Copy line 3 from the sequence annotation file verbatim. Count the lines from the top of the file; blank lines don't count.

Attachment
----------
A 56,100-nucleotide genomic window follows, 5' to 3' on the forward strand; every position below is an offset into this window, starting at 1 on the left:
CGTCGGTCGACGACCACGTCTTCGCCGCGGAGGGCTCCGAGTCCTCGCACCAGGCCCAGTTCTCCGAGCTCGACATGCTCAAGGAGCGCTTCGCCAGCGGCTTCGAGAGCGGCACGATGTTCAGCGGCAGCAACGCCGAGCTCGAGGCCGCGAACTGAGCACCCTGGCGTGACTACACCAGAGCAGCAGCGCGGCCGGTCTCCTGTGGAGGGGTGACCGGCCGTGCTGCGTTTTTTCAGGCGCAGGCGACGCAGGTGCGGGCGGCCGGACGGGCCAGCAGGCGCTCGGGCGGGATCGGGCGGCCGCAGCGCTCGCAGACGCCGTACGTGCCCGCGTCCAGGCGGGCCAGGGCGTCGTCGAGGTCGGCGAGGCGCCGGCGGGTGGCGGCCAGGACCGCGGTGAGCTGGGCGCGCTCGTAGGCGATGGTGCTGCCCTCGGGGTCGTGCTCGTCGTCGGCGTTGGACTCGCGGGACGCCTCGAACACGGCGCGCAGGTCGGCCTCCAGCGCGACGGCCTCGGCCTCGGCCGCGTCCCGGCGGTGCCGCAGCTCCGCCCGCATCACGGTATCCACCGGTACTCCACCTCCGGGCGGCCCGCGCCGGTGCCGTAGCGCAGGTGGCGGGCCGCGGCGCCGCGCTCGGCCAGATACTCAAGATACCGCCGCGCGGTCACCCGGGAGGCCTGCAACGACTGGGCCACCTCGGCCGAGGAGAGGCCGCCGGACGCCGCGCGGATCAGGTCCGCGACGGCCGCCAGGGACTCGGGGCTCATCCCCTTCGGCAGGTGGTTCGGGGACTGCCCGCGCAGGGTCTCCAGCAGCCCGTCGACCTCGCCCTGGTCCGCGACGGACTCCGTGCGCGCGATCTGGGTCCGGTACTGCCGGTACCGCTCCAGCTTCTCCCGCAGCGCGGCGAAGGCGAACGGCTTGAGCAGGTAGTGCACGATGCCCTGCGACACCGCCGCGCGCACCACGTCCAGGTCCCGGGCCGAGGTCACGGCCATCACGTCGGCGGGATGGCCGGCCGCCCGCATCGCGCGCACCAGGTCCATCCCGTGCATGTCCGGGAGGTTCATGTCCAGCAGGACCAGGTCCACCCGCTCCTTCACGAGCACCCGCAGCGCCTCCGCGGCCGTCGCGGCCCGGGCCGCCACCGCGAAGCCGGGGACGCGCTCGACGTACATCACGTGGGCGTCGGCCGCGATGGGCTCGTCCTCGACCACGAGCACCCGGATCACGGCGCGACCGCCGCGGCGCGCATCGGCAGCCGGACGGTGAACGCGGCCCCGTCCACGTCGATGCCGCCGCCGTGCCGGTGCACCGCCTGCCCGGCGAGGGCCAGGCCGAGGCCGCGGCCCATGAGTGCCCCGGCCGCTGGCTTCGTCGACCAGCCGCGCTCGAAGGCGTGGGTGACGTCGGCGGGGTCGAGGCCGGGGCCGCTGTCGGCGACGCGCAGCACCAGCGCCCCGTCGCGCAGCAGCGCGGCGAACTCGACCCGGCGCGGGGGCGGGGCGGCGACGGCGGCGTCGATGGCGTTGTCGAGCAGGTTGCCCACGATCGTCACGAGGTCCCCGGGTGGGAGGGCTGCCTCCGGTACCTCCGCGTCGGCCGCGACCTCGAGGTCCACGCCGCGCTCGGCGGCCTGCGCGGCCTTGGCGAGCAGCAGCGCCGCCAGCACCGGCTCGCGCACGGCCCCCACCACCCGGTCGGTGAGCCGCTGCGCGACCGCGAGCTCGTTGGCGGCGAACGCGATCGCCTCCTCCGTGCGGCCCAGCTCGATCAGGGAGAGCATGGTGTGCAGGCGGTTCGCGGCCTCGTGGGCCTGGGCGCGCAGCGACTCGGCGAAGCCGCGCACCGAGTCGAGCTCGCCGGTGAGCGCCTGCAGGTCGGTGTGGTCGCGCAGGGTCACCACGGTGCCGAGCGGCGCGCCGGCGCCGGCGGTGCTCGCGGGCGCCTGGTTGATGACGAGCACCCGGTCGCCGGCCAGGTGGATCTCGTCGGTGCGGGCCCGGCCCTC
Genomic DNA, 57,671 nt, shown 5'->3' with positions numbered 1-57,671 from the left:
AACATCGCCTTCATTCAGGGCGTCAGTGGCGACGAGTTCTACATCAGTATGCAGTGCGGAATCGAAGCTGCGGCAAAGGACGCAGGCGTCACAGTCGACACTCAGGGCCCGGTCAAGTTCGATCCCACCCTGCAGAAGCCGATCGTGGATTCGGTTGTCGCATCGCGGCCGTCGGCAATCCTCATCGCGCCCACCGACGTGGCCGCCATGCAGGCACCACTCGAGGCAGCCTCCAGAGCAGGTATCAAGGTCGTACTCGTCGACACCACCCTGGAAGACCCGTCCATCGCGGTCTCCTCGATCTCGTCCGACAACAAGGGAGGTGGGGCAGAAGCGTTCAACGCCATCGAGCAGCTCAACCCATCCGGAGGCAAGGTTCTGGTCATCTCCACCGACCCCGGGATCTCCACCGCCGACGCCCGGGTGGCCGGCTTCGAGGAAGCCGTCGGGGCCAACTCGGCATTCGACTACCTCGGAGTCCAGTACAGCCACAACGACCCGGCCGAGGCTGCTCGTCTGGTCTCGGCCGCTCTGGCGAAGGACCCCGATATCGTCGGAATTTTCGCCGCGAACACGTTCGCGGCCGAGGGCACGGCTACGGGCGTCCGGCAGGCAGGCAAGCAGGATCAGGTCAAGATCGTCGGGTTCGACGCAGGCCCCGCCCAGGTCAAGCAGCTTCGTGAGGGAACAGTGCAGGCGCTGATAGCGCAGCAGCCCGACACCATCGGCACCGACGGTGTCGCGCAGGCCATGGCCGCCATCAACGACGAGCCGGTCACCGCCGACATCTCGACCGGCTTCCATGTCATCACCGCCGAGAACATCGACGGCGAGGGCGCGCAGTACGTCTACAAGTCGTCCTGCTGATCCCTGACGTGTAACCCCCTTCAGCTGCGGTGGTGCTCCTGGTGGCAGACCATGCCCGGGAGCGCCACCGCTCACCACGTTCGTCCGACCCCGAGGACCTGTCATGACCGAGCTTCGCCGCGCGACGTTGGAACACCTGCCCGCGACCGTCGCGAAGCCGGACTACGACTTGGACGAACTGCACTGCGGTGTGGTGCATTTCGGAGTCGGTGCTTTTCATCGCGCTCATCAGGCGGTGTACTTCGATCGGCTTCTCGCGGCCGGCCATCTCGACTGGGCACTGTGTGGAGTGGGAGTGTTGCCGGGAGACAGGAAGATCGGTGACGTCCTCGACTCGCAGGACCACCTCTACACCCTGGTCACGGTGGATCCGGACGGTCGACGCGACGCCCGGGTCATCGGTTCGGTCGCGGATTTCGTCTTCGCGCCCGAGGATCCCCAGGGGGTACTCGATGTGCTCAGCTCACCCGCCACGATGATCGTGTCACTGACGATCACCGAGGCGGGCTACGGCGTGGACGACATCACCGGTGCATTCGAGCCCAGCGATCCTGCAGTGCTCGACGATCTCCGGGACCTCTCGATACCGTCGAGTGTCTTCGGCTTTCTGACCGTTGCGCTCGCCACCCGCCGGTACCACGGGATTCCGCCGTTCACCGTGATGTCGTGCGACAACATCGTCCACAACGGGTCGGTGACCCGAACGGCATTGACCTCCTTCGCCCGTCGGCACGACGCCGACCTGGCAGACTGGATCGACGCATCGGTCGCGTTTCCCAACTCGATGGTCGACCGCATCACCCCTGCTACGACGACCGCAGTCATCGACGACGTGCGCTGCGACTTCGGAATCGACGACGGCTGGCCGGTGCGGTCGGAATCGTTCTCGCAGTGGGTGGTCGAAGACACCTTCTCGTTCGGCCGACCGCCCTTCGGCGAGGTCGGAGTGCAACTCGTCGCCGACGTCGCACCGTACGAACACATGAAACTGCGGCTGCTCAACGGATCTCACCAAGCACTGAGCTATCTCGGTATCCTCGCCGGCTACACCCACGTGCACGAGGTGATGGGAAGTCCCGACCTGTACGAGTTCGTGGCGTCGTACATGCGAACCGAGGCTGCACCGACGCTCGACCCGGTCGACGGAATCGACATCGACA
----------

Genomic DNA, 57,671 nt, shown 5'->3' with positions numbered 1-57,671 from the left: